“Yes – really.  Hey – Peacock.  Those artichokes look great?”

“Uhuh,” Peacock said.  “Yes – marinated to perfection.”

“Hey – mind if I steel one?”

“Are you sure it won’t pollute that pink blood of yours?”

“No no – I’ll take that one – hasn’t touched the ham . . .”

        Before Peacock could respond, the artichoke was captured quickly and ferried towards Princess’s small mouth, which received it eagerly.  It squished in there with a waft of olive oil and she made a happy noise.  “Hey – these are good.”

Richard chewed salad and grinned.

“I am happy for you,” he said.

Princess shook her head.

“I would demonstrate,” she said enthusiastically, “but, well – you can’t can you.”

“I dunno,” Richard said.  “Got a knife?”

Peacock winced.  “No no – please.  Alice would not be happy . . .”

Princess gave a smug grin.  “Then you’ll have to take my word for it, wont you,” she cried.  “How’s the salad?”

        Richard sighed and pushed the plate in her direction.  She grabbed his fork and picked around in there for a moment before capturing a scoop that was safely fish-free.  Again that perfect tiny mouth absorbed it with an inbuilt smile.

“Hey,” she protested, muffled.  “I know what I am talking about.  My blood is pink.  End of story.”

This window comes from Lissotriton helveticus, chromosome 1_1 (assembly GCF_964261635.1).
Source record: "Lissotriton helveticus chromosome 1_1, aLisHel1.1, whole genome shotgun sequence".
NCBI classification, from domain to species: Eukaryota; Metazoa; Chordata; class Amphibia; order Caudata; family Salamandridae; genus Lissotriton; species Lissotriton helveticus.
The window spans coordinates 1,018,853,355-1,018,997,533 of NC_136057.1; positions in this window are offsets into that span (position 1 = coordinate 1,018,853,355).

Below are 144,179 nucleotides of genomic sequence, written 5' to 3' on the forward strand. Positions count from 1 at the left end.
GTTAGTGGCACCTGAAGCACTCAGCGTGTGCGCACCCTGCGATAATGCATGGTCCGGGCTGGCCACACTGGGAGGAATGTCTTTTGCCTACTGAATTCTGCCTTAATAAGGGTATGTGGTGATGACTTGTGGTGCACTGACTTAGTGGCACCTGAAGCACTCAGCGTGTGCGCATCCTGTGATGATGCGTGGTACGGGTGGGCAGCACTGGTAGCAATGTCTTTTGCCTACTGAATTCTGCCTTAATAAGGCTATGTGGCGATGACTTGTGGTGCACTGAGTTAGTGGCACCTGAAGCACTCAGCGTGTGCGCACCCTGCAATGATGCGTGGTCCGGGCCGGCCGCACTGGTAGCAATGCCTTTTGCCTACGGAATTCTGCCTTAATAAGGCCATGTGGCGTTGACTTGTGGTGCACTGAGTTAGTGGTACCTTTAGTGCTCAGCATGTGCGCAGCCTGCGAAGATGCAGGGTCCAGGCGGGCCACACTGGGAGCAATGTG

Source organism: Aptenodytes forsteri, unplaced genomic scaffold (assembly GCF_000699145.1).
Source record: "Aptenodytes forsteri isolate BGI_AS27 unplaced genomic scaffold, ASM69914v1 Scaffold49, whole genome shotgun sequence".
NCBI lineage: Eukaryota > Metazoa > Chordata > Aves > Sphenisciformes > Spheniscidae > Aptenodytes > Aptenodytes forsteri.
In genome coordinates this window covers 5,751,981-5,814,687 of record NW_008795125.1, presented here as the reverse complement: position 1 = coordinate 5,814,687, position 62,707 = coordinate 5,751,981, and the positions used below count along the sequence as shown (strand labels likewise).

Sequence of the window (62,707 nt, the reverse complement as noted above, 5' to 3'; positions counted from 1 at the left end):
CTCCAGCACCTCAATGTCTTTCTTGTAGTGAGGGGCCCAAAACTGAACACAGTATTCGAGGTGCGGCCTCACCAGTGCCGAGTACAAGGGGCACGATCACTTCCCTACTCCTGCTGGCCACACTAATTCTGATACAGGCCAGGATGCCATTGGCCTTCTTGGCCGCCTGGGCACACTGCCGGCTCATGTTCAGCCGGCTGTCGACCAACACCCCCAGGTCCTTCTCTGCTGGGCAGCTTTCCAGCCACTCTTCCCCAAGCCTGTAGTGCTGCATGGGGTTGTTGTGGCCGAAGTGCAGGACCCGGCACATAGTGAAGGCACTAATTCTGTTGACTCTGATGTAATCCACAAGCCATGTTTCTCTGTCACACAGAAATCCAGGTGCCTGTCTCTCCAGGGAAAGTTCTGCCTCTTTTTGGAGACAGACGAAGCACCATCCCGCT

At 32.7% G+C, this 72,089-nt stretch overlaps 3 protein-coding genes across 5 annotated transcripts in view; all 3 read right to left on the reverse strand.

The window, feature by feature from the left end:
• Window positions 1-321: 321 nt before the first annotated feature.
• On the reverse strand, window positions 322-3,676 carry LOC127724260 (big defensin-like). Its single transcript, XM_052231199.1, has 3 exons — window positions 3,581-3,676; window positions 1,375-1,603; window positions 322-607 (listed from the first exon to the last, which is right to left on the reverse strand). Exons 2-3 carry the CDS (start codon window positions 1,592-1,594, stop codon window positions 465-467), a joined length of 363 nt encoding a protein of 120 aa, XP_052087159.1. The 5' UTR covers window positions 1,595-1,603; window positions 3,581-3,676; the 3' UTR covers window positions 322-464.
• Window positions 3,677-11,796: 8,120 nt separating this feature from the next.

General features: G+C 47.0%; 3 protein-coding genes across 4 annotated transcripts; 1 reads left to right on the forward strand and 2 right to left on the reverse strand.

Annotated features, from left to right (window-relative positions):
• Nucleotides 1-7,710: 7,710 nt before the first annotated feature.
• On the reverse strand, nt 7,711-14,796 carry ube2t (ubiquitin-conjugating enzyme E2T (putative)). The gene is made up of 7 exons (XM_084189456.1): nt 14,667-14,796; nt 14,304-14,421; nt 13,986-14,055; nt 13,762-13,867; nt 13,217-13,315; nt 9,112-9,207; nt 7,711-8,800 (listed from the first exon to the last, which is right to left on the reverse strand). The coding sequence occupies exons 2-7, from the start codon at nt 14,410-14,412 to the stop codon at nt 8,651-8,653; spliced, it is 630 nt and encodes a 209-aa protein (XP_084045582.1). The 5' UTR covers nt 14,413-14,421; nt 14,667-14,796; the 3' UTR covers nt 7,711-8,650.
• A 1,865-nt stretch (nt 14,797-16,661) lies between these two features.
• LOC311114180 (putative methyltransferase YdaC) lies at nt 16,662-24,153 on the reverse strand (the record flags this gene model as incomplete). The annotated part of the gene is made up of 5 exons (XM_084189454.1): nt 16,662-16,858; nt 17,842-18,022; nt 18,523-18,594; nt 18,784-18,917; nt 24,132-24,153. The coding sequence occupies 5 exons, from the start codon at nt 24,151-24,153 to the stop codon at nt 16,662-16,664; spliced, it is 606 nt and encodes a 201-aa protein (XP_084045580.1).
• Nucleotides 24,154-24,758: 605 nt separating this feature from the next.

She swallowed.

“You don’t believe me – I can tell.”

Richard pulled a face.  “Well,” he said, “it’s just that prevailing scientific wisdom . . .”

“Fuck that,” she said.  “Scientists all eat meat as well.”

“Do they now?” he muttered under his breath, while Peacock coughed over a pickled mushroom.

        “After all,” Princess continued happily, “humans never evolved to eat meat, you know.  It was after the fall of the Roman Empire that the starving masses were driven to desperation and started to eat each other.  And since then we have never managed to shake off the taste for our own flesh.  Only now, of course, we are forced to use other animals as surrogates.”

Richard swallowed the last morsel of salmon, carefully saved until the end, and slid his plate aside.

        “Yes,” Princess continued.  “Back in the middle ages, the favourite dish of the lords of the manor would be a slow roast baby, not three days old, which the villagers were forced to provide as a part of the tithing system.  Roasted whole on a spit and with honey and spice.”

“Please,” Peacock said sarcastically, “You’re making me hungry again.”

“Oh tut,” Princess scolded.

        Just for a brief second something flickered across Peacock’s face – an almost invisible warning frown.  Richard coughed and glanced at her uneasily.  The salad was making him feel comfortable and relaxed though.  Relaxed enough for something to click in his mind slightly.  He leaned forward with an ever so slightly alarming twinkle in his eye.